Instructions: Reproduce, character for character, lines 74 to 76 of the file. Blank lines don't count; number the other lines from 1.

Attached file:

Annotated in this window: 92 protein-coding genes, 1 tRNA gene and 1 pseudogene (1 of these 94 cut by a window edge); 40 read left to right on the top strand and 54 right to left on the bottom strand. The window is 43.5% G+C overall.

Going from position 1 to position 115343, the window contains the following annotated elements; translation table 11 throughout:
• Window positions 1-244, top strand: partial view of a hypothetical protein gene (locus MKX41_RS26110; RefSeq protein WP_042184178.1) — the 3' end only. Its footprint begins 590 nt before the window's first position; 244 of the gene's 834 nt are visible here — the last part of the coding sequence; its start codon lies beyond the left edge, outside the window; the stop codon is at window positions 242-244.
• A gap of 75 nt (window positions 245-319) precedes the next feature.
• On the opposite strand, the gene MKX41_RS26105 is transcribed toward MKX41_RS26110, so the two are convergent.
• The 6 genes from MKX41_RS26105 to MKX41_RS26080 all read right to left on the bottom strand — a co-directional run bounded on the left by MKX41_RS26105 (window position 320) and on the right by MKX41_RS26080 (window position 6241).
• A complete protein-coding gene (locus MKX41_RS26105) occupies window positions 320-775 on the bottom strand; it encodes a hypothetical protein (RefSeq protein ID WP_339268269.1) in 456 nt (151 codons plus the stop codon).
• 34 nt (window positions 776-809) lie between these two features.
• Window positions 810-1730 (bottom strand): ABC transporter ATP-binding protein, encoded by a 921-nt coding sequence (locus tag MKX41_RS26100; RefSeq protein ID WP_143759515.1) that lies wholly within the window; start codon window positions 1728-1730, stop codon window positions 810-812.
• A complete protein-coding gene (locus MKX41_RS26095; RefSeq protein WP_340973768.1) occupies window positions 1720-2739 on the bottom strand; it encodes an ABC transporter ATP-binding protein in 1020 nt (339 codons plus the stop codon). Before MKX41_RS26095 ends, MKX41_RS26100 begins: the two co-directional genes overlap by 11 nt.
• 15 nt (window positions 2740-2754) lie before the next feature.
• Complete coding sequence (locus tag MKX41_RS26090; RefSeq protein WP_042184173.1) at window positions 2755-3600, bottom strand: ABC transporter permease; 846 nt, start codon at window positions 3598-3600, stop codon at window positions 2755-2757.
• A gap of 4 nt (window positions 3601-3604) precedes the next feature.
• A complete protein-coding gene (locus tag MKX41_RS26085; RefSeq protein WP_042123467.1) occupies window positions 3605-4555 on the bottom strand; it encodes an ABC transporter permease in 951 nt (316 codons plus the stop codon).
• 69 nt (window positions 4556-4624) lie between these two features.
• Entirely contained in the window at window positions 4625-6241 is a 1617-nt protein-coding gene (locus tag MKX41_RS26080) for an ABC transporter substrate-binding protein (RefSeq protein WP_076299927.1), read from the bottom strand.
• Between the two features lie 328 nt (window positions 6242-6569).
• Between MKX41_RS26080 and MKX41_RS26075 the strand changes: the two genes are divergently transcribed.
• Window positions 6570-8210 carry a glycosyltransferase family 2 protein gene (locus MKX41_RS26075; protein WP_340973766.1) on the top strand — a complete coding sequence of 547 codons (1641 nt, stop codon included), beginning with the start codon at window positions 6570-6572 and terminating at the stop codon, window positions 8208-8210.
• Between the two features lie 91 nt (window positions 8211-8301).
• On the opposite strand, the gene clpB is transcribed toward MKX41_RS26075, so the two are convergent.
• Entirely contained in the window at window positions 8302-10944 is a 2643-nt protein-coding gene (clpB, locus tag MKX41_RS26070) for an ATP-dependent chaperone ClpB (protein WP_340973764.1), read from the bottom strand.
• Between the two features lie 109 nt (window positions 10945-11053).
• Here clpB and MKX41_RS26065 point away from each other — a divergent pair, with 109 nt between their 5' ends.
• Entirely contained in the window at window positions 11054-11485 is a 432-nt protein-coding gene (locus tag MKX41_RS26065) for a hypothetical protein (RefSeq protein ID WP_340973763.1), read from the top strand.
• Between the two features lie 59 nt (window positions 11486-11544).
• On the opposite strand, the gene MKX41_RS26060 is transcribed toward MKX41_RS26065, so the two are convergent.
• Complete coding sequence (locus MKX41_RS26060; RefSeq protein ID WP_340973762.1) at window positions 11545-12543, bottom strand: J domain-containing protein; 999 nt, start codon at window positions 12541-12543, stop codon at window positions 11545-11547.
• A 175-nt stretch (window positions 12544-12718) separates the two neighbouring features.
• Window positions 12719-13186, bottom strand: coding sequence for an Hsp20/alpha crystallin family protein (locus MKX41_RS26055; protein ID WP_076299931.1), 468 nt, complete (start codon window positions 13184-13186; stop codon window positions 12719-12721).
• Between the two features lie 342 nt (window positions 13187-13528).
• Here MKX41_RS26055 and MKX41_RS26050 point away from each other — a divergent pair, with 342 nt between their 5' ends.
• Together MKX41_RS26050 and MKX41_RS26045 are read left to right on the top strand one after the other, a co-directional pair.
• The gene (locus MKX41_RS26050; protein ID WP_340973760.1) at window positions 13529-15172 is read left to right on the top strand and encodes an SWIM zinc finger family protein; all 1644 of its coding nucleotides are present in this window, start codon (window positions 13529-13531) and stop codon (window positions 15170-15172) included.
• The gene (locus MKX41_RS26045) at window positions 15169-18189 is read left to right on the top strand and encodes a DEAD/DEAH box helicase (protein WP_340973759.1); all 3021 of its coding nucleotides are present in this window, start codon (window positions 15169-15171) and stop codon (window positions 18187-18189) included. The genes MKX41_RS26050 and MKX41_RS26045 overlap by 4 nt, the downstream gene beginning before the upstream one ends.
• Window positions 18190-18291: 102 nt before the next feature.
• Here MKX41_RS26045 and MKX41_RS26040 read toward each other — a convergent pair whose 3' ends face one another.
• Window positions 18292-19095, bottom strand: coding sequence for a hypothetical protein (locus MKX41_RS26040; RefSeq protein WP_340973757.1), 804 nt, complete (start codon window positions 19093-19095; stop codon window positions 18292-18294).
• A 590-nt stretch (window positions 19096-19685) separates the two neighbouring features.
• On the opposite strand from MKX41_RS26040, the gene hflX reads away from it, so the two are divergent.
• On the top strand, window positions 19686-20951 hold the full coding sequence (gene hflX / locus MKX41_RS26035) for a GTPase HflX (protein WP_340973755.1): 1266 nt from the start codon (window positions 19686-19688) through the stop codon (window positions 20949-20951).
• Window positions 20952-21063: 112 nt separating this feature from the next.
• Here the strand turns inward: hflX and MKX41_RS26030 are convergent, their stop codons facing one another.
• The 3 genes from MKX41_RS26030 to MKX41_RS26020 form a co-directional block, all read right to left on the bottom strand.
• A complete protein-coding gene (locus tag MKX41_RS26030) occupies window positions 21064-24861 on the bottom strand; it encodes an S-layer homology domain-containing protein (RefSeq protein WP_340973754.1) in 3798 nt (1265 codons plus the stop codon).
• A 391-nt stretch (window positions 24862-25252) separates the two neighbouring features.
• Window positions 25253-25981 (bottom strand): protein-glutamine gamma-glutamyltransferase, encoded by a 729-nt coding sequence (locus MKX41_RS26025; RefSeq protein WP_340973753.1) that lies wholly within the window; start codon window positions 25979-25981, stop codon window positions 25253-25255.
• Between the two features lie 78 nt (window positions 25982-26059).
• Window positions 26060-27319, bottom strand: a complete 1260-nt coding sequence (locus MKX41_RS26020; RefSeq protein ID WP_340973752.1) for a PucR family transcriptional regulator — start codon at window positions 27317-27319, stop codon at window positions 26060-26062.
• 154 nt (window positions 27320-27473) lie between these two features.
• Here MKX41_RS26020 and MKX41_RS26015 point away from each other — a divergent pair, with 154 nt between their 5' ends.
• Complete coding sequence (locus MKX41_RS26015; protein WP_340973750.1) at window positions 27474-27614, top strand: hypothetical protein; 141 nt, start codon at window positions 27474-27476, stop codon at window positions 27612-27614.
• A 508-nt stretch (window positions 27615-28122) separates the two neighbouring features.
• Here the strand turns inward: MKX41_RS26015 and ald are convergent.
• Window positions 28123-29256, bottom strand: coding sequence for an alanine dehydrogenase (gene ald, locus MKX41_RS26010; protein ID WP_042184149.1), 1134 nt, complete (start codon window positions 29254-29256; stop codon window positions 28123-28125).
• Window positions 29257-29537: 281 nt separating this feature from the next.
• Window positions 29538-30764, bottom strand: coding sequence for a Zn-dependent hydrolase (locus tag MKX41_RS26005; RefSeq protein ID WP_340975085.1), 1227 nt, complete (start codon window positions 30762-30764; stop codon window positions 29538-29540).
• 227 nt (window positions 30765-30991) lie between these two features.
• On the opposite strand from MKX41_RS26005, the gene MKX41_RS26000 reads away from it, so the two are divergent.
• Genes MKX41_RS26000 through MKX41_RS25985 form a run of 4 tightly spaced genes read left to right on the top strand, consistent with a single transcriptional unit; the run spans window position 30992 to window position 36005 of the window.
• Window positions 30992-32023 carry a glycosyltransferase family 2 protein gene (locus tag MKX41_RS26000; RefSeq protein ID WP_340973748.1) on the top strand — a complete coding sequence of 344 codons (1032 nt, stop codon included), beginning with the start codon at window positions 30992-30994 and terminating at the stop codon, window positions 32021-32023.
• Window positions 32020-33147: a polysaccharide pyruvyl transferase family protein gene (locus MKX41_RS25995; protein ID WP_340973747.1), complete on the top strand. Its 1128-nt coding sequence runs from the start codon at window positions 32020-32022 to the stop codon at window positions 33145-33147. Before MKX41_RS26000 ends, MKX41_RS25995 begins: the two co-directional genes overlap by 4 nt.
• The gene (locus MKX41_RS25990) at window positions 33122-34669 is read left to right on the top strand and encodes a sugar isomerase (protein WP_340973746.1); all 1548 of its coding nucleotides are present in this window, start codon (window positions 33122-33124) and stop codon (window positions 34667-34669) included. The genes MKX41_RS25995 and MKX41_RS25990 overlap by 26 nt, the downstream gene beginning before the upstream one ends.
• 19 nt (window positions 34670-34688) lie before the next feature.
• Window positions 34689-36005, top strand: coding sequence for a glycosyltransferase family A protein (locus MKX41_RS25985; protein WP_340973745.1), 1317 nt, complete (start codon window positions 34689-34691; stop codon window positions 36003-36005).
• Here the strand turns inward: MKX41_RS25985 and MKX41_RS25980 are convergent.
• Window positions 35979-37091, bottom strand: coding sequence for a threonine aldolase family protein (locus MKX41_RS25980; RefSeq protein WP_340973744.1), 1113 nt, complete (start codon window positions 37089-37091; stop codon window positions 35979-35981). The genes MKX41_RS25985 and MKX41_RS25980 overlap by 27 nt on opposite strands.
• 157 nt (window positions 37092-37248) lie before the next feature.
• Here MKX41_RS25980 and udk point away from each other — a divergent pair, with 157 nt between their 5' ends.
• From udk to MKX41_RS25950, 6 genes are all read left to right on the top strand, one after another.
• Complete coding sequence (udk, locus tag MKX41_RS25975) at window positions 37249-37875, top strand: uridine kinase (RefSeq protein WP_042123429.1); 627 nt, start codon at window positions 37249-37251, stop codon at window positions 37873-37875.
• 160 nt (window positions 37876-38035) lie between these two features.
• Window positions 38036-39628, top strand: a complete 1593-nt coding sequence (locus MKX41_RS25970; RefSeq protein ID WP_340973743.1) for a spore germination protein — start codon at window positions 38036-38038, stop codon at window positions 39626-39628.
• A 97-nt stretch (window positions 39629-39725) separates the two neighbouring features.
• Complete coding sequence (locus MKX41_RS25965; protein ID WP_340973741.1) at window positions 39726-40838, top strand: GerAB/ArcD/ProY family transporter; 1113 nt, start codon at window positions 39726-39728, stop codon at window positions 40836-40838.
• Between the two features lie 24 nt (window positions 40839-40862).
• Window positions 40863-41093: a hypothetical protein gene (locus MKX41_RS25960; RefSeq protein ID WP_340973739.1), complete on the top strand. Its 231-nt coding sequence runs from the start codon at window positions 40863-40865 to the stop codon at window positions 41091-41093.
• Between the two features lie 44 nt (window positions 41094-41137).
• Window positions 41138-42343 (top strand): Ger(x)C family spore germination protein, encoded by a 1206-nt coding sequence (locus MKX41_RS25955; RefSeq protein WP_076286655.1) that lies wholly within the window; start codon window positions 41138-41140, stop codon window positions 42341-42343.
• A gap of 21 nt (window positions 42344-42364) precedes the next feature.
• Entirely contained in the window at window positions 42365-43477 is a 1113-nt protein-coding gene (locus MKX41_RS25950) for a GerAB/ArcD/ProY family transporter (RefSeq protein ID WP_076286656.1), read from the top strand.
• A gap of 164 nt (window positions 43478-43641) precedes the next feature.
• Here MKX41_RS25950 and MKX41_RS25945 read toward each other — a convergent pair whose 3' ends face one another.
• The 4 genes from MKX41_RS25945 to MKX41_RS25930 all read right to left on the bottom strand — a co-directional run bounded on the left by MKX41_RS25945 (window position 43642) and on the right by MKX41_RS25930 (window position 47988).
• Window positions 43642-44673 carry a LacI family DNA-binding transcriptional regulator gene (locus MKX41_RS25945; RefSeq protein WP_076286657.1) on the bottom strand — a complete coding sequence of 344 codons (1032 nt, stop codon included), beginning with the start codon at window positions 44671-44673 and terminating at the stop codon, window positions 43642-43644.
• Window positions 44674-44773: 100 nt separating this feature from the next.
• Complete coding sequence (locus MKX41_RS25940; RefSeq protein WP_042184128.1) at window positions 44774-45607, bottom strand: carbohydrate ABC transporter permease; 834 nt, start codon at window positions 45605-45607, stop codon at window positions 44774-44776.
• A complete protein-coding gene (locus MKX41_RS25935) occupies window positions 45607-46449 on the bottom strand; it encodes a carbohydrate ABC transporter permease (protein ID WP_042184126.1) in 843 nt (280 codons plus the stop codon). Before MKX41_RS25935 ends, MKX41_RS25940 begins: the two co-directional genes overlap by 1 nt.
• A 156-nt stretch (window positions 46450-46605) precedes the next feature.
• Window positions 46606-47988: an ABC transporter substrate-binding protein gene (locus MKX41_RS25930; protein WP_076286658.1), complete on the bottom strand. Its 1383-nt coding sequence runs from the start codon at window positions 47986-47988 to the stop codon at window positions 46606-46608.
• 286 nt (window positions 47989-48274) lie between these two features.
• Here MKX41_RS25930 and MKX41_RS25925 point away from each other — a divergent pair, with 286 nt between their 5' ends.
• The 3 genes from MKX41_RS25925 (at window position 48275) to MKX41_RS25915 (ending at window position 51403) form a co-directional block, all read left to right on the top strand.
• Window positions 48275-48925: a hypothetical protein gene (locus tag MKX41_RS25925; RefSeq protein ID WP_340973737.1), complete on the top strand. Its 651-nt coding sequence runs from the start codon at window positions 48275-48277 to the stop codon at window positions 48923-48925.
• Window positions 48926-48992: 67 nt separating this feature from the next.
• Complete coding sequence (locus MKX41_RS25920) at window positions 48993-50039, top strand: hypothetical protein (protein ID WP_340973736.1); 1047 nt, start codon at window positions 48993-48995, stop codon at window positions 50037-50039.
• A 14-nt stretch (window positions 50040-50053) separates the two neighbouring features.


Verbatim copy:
• A 97-nt stretch (window positions 39629-39725) separates the two neighbouring features.
• Complete coding sequence (locus MKX41_RS25965; protein ID WP_340973741.1) at window positions 39726-40838, top strand: GerAB/ArcD/ProY family transporter; 1113 nt, start codon at window positions 39726-39728, stop codon at window positions 40836-40838.
• Between the two features lie 24 nt (window positions 40839-40862).